A translator of Nobel laureate Kenzaburo Oe, documentary filmmaker, writer and academic summarizes and assesses his peripatetic life.
Beginning with his departure from Tucson, Ariz., to enter Harvard University in the late 1950s and ending with his ascent last year of Takao Mountain, Nathan (Japanese Cultural Studies/Univ. of California, Santa Barbara; Japan Unbound: A Volatile Nation’s Quest for Pride and Purpose, 2004, etc.) is not always a likable narrator. He can be charming and self-deprecating: He tells delightful stories about his failures in Hollywood, including some humiliating encounters with producer Irwin Allen and an ominous one with O.J. Simpson, whose “savage power under tenuous control” Nathan noted. He can also, perhaps intentionally, reveal a porcine profile. He writes about his pricey homes, his large salaries and royalties for various projects (including commercials for AT&T), his youthful boorishness in Japanese bars, his situational ethics and his inappropriate relationships with young female students early in his career. He charts the courses of two marriages and describes the difficulties of long separations from his wife and children mandated by his various professional projects. Nathan also reveals an ego in need of trimming. He felt insufficiently celebrated at Oe’s Nobel ceremony; he faults an associate for the financial failure of a film business; he delights in quoting flattering letters and comments, especially from celebrities; he wonders if translation is an art, too. Despite all these disagreeable qualities, his memoir contains numerous pleasurable passages. The accounts of his ongoing struggles to understand the Japanese, his amusing description of a softball game with Saul Bellow (who comes off as even more boorish than Nathan) and his misery and self-flagellation after the dissolution of his first marriage reveal a capacious heart and mind concealed beneath a carapace of crassness and self-regard.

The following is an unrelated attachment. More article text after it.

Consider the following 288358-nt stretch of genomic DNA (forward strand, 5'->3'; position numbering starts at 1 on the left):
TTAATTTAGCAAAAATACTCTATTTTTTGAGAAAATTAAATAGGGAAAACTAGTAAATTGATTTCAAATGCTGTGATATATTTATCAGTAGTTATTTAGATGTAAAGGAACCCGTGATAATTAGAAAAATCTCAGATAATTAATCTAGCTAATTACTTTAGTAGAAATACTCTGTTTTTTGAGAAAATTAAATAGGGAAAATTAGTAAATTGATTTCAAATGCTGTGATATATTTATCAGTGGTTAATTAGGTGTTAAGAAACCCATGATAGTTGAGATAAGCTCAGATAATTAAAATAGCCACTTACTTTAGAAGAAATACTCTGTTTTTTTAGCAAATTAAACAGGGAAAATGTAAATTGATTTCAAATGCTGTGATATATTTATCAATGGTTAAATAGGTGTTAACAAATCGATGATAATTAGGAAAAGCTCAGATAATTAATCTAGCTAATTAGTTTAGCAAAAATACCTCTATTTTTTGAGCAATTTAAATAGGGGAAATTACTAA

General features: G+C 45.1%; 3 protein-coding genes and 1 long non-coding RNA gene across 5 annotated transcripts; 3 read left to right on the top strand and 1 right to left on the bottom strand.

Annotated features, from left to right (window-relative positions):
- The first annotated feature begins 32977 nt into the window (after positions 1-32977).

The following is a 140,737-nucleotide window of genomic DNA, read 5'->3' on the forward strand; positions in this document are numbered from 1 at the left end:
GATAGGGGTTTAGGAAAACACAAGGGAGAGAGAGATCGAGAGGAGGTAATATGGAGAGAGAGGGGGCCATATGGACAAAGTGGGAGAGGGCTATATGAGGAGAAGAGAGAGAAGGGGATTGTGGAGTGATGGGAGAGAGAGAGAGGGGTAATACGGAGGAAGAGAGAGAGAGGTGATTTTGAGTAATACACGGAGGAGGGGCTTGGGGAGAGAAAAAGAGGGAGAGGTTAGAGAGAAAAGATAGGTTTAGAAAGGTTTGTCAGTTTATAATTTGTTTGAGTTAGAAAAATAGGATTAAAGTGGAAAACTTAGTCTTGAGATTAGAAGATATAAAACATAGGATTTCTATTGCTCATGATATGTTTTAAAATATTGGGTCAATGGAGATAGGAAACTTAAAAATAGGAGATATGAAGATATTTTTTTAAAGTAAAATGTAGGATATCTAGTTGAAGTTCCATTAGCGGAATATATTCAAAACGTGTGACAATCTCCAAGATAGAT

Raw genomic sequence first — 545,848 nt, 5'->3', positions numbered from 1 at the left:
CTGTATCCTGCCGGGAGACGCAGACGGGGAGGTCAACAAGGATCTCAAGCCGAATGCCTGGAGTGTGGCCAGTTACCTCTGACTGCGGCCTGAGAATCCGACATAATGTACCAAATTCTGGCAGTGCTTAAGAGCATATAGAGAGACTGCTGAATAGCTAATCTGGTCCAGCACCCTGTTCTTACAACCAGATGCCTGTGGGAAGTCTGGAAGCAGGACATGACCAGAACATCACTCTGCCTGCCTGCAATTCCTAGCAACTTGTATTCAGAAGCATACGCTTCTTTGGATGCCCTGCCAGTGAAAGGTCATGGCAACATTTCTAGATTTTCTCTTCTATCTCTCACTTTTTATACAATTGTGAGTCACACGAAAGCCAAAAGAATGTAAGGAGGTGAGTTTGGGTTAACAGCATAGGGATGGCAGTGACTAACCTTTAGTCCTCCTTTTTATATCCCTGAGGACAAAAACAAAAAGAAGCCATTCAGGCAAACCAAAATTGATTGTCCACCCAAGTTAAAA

Elicits smiles for the author’s self-awareness—and winces for his lack of it.